I read National Geographic. I enjoy watching Discover Channel programs, especially ones that capture different cities, cultures, and people. I know their intent is to educate and inform. I believe their information and media are factual. Yet, it never quite seems real.
As I landed in Shanghai, I remembered pictures and documentaries on the city. They spoke of a sprawling city struggling to come to grips with everything that comes with being big. Pollution, traffic, and logistics were horrendous. The new airport was a long way from the city. Just getting to your hotel in light traffic took and one and a half hours.
I thought the images were from the worst moments to emphasize the point. I assumed the writers were using my imagination to drive home their message. Both had to be inflated, likely driven by unrealistic expectations.
In the one and a half hour drive in light traffic from the airport, I found myself breathing dusty air even though it had been filtered through the van’s air-conditioning system. The traffic was considered light; to me it seemed like Los Angeles during rush hour. If it got worse, then it would be like Bangkok on a very bad day.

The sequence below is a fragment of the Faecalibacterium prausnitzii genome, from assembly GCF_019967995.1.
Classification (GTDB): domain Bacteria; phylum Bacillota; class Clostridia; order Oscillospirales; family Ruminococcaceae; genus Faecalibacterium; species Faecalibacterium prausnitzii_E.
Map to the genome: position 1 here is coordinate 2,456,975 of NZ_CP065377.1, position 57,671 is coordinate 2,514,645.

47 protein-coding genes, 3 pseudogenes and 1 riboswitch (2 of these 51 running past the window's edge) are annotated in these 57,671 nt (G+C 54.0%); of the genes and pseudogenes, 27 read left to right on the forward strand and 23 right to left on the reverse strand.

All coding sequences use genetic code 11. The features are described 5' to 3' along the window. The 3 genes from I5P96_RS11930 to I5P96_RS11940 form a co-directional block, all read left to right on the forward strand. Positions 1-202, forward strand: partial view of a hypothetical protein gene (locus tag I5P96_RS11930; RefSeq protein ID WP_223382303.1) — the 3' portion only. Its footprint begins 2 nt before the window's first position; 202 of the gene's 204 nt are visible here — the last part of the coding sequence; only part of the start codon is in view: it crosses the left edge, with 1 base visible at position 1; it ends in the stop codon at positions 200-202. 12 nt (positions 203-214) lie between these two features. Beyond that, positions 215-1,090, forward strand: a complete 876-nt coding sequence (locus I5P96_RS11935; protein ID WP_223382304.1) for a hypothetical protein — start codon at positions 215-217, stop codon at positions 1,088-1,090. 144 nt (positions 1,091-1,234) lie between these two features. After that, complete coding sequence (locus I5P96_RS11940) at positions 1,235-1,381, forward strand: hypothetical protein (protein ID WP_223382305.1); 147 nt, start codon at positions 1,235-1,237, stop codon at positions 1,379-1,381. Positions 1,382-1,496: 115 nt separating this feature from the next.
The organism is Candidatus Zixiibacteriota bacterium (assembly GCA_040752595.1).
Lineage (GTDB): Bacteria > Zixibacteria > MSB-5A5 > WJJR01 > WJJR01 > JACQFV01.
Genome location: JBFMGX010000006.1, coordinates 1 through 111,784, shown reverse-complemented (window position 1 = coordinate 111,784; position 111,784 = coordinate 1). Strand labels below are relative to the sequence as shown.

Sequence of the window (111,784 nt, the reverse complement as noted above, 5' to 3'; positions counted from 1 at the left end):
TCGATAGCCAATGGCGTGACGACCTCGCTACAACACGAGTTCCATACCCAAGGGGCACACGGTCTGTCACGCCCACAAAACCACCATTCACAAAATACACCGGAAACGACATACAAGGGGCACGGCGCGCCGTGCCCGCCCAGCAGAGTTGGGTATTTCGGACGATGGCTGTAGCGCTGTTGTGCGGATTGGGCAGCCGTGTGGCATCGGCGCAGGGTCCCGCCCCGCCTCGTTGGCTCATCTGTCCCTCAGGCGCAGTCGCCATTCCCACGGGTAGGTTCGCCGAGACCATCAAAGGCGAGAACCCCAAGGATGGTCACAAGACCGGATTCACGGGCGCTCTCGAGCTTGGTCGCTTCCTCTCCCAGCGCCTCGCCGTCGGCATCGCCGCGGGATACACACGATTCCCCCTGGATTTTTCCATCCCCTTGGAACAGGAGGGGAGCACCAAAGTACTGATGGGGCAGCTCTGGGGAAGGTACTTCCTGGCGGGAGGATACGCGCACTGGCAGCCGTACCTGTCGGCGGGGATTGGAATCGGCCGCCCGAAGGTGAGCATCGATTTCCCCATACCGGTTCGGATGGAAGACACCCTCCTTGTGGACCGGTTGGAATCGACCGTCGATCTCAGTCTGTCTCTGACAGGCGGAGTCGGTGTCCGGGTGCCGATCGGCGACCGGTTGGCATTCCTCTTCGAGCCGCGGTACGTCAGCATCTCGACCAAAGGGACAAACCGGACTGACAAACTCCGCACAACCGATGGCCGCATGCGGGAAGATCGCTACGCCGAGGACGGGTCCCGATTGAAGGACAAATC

Whatever bias or exaggeration I thought had been there was gone. It was everything they said and more. I had not believed and now I wonder why.
Proof is a mysterious concept. Conceptually it is simple. In my life, it is messy.
The advice given to another so he could demonstrate proof went along the following lines. One you do this, “it will become obvious to everyone that there is nothing to the rumors going around about you and that you are in fact scrupulous in your reverence for the laws of Moses.” (Acts 21.24)
I wonder, would it? For me, what does it take to believe? I know facts are not enough. I sense that words, picture, and conversation will not be sufficient. Something more is required. For Shanghai, the trip from the airport into town began the process. Today, the process will continue.